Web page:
Lipase Production From Solid-State Fermentation Of Onion Skin Waste Associated Fungus Aspergillus Niger: A Factorial Design Study

Onions are well- known vegetables that always being used in cooking as the condiment of food. Thus, it will produce the waste which contained its skin waste. Generally, most biomass are lignocellulosic in nature, in which containing hemicellulose, cellulose, lignin as nutrients and carbohydrates as a main fraction of its content and is known to be a good carbon source for bioconversion such as microbial enzyme production. Utilizing biomass such as onion skin as a substrate for fermentative process in solid state fermentation (SSF) will lead to the degradation by microorganism that catalyse reactions to produce extracellular enzyme known as lipase. Lipase has significant biotechnology applications and commonly focused on biopolymers, biodiesel and wastewater treatment system. Many researchers focused on the types of biomass and microorganisms to yield selected enzyme but less reported on the optimization study on factors operating parameters of SSF utilizing onion skin waste as substrate to yield lipase enzyme. Utilizing Aspergillus niger as a common and easily available fungi used in SSF studies, the aim of this research is to optimize lipase production from SFF of onion skin waste based on selected operating parameters such as temperature, moisture content and inoculum size. To achieve this, the investigation of the SSF optimization study was conducted using full factorial design to maximized lipase yield. Lipase was characterized and the efficiency of enzymatic pretreatment on food processing wastewater to remove fat, oil and grease was tested.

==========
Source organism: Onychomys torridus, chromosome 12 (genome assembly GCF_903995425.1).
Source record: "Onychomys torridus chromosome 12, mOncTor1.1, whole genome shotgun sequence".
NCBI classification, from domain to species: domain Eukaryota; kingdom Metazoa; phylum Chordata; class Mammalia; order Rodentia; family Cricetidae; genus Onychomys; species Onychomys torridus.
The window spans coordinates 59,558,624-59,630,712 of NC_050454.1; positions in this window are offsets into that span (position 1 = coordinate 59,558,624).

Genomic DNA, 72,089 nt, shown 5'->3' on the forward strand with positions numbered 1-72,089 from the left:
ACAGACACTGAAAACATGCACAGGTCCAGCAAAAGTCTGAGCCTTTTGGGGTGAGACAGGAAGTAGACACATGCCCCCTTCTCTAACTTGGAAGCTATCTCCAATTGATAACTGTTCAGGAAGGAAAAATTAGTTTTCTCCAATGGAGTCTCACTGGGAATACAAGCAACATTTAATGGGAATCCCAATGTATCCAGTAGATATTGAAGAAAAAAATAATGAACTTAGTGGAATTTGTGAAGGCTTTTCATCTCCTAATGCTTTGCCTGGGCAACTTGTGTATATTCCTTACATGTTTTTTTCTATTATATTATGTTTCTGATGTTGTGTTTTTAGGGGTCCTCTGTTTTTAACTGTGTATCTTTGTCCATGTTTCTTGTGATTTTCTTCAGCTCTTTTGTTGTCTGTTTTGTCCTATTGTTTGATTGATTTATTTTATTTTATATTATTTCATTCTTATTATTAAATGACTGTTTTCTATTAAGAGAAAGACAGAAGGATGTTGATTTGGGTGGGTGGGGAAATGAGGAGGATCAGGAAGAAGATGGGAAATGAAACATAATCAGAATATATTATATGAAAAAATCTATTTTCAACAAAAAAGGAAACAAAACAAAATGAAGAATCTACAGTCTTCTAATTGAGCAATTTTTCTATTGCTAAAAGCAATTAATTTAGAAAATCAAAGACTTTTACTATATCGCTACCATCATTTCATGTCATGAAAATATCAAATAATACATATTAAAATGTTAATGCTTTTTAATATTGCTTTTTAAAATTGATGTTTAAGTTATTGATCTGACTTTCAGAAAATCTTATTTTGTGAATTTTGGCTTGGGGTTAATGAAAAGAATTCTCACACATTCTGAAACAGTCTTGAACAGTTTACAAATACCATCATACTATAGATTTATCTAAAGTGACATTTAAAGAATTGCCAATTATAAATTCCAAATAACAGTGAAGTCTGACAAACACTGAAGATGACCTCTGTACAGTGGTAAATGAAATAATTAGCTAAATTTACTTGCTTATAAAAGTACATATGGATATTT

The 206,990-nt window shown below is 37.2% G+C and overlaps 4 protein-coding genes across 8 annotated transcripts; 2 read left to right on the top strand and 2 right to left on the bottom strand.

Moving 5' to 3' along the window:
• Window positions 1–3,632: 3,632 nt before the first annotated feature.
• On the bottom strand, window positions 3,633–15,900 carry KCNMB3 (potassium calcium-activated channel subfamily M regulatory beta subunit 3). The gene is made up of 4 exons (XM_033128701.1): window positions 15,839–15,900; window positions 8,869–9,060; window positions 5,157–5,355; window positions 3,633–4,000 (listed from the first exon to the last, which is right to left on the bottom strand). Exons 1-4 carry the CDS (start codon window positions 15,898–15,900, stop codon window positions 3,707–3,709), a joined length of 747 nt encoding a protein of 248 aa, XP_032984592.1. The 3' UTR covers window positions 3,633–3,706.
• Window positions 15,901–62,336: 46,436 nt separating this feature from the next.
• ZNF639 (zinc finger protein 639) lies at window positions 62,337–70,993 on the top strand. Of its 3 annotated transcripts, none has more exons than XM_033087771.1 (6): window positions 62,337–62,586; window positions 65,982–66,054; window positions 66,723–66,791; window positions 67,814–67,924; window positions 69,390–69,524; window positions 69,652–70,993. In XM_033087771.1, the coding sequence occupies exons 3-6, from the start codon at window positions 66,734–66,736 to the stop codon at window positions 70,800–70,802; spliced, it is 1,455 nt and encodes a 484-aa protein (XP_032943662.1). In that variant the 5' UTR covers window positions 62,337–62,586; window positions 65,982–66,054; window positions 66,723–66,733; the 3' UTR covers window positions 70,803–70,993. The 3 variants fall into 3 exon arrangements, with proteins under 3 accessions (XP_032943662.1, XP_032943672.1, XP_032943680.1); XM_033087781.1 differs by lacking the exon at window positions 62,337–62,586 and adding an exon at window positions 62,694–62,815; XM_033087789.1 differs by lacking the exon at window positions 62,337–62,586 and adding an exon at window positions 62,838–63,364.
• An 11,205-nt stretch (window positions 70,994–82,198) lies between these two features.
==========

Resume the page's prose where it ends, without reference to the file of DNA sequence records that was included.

Author(s): Nazaitulshila Rasit

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